Africa / 2 December 2016, 11:35pm / Moses Mudzwiti
Africa must unite to overcome problems of joblessness and poverty, says Senegal’s candidate for AU commission chairperson.
With the race hotting up to replace Nkosazana Dlamini Zuma as AU chairwoman next month, one of the five hopeful candidates - Professor Abdoulaye Bathily of Senegal - has criss-crossed the continent passing through Morocco, Madagascar and Mozambique before landing in South Africa.
His message is simple: “Africa must unite to overcome perennial problems of joblessness and poverty.”
The professor obviously knows what he's talking about - he has taught African history at universities for four decades and has been a UN diplomat, foreign minister, MP and leader of a leftist political party in his country.
Speaking to the African News Agency in Joburg, Bathily, who comes across as unassuming, boldly stated: “I am African first before being a Senegalese.”
He had just arrived in South Africa from Mozambique, where he met President Filipe Nyusi.
He is lobbying for support across the imaginary divide between Anglophone and Francophone countries on the continent.
He dismissed the divide as an outdated concept created in the 1800s during the invasion, occupation and colonisation of the continent. He is confident Africa can and will unite to take its rightful place in the world, where there is full citizen participation.
Bathily attended the recent UN climate change conference - COP22 - in Morocco, where he was impressed with developments. He, however, would like Africa to have greener energy and participate more in the blue economy.
At the ripe age of 69, somehow Bathily’s punishing travel and engagements schedule does not seem to affect him. In Maputo he made it a point to visit an old friend. “I also met former president Joaquim Chissano,” said the former UN diplomat, whose experience, knowledge of the continent and academic qualifications place him head and shoulders above the rest of the candidates.
Not fazed by mingling with politicians and leaders he casually mentions that he “met President Jacob Zuma” and had a chat with him. He was not wearing a tie, but his grey suit more than marks him out as a distinguished individual. The professor is travelling with a delegation that includes his country’s foreign minister, Mankeur Ndiaye, helping him to lobby for support for the AU Commission chairperson position, which is voted for by member states.
Bathily said he spoke to Zuma about his candidature for the coveted position that will be contested for in January in Addis Ababa, Ethiopia. “I also met former president Thabo Mbeki,” said Bathily. “I know Chissano and Mbeki from the Struggle days.”
Asked about his vision for Africa, the professor said public and private economic actors needed to “pull together” to build an “African social base” for development to take place. “Africa is lacking a vigorous private sector.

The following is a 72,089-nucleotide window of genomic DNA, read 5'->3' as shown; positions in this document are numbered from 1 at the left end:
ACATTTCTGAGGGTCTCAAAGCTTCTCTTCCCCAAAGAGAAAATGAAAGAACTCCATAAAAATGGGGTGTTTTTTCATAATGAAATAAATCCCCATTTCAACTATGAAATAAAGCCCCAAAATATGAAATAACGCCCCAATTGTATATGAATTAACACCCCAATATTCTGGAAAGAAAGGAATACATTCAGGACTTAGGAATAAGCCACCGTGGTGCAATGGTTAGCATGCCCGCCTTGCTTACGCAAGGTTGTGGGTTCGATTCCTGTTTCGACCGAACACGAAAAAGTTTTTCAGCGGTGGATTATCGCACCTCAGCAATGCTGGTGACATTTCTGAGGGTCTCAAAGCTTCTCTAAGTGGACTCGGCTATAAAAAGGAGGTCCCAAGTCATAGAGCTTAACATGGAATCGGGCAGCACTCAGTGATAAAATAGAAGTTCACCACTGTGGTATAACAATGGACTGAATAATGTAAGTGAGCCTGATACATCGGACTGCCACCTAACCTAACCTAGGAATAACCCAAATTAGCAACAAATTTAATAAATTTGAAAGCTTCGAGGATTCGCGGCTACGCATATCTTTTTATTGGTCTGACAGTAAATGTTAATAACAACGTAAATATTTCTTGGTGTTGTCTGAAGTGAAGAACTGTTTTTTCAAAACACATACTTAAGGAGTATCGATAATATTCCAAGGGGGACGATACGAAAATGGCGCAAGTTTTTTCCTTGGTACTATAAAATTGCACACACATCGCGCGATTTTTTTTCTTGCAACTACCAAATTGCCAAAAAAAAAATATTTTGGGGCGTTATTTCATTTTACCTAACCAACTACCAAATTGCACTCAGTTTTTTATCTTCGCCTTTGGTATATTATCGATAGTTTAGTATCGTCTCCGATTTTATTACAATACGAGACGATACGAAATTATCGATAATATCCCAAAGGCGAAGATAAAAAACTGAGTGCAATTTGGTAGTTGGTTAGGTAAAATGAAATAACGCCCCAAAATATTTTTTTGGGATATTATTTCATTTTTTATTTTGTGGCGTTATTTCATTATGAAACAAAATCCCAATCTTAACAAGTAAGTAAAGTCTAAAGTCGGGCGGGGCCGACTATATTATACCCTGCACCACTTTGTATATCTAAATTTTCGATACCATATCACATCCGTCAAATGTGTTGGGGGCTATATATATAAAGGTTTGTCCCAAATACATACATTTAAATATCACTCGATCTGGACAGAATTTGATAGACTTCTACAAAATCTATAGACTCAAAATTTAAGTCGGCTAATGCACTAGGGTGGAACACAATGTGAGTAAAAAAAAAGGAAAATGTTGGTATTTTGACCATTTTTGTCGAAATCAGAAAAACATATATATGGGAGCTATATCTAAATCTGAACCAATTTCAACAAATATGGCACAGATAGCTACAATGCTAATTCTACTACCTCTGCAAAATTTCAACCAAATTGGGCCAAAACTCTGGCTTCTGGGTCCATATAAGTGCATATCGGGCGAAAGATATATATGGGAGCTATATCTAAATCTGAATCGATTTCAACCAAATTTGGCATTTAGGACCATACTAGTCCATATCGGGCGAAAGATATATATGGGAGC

“There must be free movement of people and goods in Africa.”
His vision is in line with the shared AU vision 2063 which seeks to steer the continent towards higher social, political, economic and cultural levels.
Bathily says Africa needs transcoporations to “put the capital together” to fund infrastructure projects on the continent. He said about 70 percent of the AU bills were paid for from donor funds from abroad. “This time Africa cannot continue to depend on foreign donors.” He said as many as 63 percent of Africa’s young educated people could not get jobs because there was slow development and limited industrialisation.
“We also need to develop our human capacity to be able to use money properly and for the purpose it has been budgeted for.”
Noting that noble ideas have been hamstrung in the past by limited funding and poor handling of funds, Bathily says there is hope. He is aware Rwanda President Paul Kagame is leading an AU finance reform team, which has come up with a plan to finance the august body. As much as $1.2 billion can be raised through a 0.2 percent tax on imports from outside the continent, if Kagame’s reform plan is put into practice. If he wins the coveted position of AU Commission leader, Bathily says he will “see that this programme is implemented”.
He also has a passion for women’s issues which he says are important.
“Dlamini Zuma has done a lot; I would want to keep the momentum”.
The professor, who in October quit his post as Special Representative of the UN secretary-general for Central Africa to contest the AU position, has fond memories of meetings with Nelson Mandela.
Apart from Bathily, the coveted post has attracted four other candidates - Botswana’s Dr Pelonomi Moitoi, Kenyan Foreign Affairs cabinet secretary Amina Mohamed, former Ugandan vice-president Specioza Wandira Kazibwe and Equatorial Guinea Foreign Minister Agapito Mba Mokuy.
Dlamini Zuma was supposed to hand over the baton in July, but those who had lined up to take over never made the grade in elections held in Kigali, Rwanda on July 17 and 18.
Kazibwe, Moitoi and Mba Mokuy failed to garner the required two-thirds majority vote and Dlamini Zuma, who declined a second term, was asked to continue in the role until January .
All three have again put their names in the hat. If the criteria for the most powerful position in the AU is voted for on experience, track records of excellence and academic qualification, Bathily leads the way.